Ever wondered how your competitors get those elusive last few marks on a tender?
The answer is probably that they provide really solid proof and evidence in their answers.
Theoretical answers are fine – by all means tell the Evaluator how you do it…..but make it more compelling by providing specific examples of where you have provided a similar service successfully before to back up your answers and give the client the confidence that you are the right agency to choose.
Evidence isn’t just about case studies – it’s about including facts and figures wherever you can. Examples might be:
- When providing information about your candidate attraction strategies, be specific about the methods you use, and demonstrate, for example, the % of placements generated by the most successful attraction channels (e.g. 57% of our successful candidates are generated through networking and referral).
- When writing about your recruitment process, provide evidence that your process predicts candidate performance accurately (e.g. 97% of candidates placed successfully complete the full duration of their assignment / probationary period).
- When providing information about service levels you work to, be specific about the KPI measures and your performance on previous contracts – and wherever possible demonstrating that you exceed the requirements of this tender – (e.g. over the last 3 years we have fulfilled 99% of vacancies given to us on an exclusive basis and 81% of vacancies where we are competing against one or more agencies).
- When asked about your account team, show how experienced and competent they are (e.g. the account team will be made up of 4 full time staff with an average of 7 years’ recruitment experience each and all of them are MREC qualified).
- When talking about your track record – don’t make grandiose claims (e.g. “we a leading provider within executive search in the financial sector” – instead, be specific – we have filled 28 executive level roles with salaries of £150k+ within the financial services sector in the last 12 weeks).
In a nutshell – you need to differentiate yourself from your competitors, many of whom will be trotting out the same tired generic information from their tender library! Build the client’s confidence by proving your credentials at every opportunity.
Sometimes you’ll be asked to provide case studies and specific examples, and this is where it can be more difficult to write down what you do without just sounding like “we were given a vacancy and we filled it”!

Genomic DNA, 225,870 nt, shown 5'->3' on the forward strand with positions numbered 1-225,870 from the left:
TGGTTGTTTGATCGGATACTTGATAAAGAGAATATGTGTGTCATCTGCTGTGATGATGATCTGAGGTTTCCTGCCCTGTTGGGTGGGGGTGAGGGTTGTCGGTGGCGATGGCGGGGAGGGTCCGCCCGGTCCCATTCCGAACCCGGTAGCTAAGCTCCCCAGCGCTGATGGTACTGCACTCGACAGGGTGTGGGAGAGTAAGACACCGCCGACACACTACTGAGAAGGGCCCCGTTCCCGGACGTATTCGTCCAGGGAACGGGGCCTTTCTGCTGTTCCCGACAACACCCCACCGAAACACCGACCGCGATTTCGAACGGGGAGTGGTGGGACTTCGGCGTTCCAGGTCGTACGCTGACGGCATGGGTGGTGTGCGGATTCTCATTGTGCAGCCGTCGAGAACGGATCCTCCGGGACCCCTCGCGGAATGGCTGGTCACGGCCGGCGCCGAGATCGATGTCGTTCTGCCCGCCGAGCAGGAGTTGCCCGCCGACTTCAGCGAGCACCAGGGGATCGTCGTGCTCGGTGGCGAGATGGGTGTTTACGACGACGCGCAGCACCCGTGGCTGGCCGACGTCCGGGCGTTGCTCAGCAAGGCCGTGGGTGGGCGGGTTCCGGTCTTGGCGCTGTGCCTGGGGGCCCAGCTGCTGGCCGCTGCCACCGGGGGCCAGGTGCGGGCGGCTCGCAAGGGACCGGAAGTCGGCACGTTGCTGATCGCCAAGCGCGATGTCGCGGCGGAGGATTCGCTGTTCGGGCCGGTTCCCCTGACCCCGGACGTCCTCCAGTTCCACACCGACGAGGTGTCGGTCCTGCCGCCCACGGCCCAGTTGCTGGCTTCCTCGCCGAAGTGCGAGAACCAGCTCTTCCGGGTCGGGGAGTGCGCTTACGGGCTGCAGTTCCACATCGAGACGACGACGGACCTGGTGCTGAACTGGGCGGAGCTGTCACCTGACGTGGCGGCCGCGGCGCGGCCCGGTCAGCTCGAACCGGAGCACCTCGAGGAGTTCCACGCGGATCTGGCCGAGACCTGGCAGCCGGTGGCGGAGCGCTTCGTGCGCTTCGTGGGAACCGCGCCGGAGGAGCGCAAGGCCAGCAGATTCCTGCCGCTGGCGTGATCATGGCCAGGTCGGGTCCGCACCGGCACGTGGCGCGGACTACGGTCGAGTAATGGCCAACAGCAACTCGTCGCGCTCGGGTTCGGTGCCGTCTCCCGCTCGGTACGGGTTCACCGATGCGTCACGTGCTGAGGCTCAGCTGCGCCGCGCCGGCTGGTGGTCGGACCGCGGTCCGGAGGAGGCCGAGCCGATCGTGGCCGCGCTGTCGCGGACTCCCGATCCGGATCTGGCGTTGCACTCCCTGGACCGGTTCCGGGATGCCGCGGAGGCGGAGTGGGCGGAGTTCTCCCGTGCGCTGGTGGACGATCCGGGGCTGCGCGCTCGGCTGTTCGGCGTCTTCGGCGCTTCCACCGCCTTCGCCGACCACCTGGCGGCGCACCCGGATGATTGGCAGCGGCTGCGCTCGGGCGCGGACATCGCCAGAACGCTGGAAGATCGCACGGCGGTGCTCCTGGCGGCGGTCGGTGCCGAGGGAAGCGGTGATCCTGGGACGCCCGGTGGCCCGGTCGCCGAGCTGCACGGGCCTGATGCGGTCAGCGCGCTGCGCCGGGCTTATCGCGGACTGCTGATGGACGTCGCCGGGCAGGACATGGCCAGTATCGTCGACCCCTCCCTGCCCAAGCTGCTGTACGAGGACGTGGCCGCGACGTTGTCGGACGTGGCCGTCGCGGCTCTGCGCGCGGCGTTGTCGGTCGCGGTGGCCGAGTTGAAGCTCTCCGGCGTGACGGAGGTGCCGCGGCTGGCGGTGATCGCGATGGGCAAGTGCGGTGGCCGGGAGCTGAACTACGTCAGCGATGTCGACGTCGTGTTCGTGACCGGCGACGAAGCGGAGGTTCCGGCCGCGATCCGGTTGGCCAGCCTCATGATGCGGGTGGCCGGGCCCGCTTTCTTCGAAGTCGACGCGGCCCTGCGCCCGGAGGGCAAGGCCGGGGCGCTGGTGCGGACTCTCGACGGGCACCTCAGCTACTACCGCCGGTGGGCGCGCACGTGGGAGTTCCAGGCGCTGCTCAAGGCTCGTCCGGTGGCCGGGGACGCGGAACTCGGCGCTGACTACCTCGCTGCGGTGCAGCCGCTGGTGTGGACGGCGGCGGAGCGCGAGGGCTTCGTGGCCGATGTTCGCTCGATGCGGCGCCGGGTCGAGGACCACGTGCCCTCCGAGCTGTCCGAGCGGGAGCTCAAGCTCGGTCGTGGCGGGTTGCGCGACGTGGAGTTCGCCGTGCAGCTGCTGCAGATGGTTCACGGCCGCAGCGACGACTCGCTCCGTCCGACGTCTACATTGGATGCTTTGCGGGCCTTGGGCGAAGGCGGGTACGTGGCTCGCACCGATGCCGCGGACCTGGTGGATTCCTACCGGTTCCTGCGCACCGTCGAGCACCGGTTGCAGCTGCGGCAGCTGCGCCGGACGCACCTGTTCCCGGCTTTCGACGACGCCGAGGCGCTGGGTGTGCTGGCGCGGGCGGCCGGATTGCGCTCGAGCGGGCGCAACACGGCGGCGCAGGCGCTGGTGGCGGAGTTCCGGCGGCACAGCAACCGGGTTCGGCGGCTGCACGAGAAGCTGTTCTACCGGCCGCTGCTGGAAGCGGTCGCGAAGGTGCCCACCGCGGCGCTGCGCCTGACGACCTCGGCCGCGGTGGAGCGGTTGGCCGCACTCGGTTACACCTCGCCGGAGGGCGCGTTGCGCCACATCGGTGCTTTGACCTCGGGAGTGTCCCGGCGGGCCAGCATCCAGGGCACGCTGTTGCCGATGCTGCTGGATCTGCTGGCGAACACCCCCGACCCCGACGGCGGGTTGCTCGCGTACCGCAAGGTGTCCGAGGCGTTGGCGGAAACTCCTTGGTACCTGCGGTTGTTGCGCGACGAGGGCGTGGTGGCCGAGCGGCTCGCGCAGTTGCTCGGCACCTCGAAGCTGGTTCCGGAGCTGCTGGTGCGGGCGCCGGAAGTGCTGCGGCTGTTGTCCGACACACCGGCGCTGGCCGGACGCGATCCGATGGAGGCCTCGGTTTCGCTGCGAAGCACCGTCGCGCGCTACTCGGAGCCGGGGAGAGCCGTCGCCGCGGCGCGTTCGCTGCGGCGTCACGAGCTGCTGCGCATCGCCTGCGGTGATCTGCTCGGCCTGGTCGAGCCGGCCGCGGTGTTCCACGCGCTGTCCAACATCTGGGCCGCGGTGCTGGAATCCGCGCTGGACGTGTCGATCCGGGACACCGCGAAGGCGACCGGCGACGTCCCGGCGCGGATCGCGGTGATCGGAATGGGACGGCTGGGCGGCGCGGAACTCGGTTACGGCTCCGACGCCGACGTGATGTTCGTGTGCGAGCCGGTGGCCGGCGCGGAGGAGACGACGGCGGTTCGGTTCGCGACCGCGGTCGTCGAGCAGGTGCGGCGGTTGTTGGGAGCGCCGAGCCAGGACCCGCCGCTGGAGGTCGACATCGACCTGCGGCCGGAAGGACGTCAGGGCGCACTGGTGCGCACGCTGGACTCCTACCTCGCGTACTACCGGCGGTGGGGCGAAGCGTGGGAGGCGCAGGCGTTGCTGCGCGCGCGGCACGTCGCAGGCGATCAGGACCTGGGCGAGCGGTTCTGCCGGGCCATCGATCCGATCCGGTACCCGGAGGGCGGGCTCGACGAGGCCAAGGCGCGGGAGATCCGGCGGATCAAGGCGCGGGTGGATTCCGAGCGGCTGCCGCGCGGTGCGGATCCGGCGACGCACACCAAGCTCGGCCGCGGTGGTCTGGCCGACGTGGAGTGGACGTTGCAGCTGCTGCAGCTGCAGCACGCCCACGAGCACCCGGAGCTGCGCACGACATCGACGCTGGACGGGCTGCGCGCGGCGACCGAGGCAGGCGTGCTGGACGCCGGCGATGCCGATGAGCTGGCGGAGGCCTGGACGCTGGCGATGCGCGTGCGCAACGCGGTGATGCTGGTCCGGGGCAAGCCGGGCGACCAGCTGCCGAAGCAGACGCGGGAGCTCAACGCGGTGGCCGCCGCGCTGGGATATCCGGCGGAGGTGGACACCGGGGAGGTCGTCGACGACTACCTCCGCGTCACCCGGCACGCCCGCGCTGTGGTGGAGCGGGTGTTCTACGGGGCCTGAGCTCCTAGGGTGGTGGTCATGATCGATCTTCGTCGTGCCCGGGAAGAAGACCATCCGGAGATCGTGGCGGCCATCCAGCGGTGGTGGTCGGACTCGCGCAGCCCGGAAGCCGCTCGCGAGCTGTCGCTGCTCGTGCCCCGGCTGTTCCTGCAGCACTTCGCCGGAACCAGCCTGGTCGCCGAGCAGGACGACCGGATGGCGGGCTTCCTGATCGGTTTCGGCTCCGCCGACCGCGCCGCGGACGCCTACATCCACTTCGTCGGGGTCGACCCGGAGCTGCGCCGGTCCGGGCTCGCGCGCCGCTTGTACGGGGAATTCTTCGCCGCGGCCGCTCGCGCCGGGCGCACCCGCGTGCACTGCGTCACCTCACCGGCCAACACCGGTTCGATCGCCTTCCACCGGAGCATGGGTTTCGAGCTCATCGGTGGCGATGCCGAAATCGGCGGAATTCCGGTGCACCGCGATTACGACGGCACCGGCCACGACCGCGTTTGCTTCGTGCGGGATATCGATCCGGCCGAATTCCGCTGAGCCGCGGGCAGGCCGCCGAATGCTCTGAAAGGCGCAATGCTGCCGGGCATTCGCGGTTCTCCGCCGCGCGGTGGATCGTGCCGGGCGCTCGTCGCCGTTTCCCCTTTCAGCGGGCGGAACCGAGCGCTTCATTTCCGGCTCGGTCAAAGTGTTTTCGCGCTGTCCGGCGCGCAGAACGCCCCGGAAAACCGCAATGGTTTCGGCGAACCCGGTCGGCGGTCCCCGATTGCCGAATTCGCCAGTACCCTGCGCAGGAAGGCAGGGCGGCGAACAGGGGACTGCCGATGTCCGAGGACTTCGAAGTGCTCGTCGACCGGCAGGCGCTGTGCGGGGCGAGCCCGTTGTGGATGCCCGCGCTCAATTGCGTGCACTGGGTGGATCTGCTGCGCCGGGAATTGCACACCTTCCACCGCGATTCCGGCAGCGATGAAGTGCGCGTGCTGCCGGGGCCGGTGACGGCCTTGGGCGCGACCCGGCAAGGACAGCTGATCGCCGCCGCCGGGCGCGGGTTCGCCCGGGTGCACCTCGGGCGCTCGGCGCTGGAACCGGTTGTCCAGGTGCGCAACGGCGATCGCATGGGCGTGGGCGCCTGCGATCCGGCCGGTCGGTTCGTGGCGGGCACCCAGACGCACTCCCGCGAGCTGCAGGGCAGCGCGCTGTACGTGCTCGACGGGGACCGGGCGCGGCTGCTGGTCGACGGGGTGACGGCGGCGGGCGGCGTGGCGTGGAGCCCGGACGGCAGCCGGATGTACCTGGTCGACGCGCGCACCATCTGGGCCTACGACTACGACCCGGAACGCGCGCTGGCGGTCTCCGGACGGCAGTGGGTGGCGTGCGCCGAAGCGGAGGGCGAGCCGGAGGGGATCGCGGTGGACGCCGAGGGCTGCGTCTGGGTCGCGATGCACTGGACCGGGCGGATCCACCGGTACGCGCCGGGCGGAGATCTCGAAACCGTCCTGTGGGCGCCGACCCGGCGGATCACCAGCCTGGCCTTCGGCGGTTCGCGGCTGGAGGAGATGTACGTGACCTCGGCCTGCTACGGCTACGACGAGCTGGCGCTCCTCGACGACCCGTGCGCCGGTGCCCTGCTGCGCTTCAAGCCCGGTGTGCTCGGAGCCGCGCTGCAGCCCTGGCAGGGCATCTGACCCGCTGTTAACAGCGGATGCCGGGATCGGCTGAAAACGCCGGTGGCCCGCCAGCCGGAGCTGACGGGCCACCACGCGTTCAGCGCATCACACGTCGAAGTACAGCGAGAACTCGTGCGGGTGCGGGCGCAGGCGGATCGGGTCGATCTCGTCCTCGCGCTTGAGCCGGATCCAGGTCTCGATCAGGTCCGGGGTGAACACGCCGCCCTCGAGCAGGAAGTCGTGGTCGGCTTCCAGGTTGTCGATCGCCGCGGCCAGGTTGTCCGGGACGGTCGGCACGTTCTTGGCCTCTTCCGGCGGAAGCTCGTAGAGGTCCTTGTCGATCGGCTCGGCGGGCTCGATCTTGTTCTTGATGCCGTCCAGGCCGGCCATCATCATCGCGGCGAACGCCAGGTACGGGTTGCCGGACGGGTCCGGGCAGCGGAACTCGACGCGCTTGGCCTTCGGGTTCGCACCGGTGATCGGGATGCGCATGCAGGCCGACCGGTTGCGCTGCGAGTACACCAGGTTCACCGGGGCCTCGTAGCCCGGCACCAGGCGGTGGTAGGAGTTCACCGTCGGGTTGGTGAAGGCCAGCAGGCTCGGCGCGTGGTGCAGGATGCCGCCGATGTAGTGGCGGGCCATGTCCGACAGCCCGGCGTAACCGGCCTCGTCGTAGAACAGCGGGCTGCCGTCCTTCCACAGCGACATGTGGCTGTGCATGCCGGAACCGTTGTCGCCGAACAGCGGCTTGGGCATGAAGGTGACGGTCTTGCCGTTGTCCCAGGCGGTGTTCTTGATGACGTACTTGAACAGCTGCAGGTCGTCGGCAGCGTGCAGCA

Case studies need to provide context and tell the story. They need to make the buyer feel “wow – this supplier has solved recruitment problems just like the ones we’re facing”. Case studies and examples need to outline the challenges your faced and how you overcame them – and most importantly they need to show the results achieved.
Here’s how we do it!
Case studies need to be specific, measurable and timed and this isn’t always easy to do, so we’ve pulled together a neat little trick to help pull together the necessary information by using 4 headings:
- Background – Keep this short and factual (include client information, location, sector, details of the requirement, number and nature of vacancies, service levels etc – be specific!)
- Challenges – Specify why the client’s requirement was particularly challenging (e.g. low salary, difficult location, skills shortage, timescale etc)
- Actions & Solutions – Detail what you did and specify how you did it. Don’t just say “we advertised”, but instead say “we placed adverts onto 6 jobboards within 2 hours of receipt of the requirement and received 178 applications within 3 working days”.
- Outcomes / Results – Again be specific – numbers, timescales and facts. Demonstrate that you achieved the required results (e.g. 18 drivers trained and started within 7 working days).
Naming Your Case Study
Make the title specific too, for example, instead of calling a case study “Case Study 1 -Volume Recruitment”, you might call it “Volume Recruitment – 85 Warehouse Vacancies Filled in 6 Days”.
Formatting Your Case Study
Make your case study relevant, impactful and easy to read. Use bullet points, bold text etc to make it really easy for the evaluator to find the relevant information. Above all – keep it short – ideally 1 page of A4.
Finally – make your case studies even more impactful by adding a short, relevant testimonial at the end, always remembering to include the client’s name, job title and company name.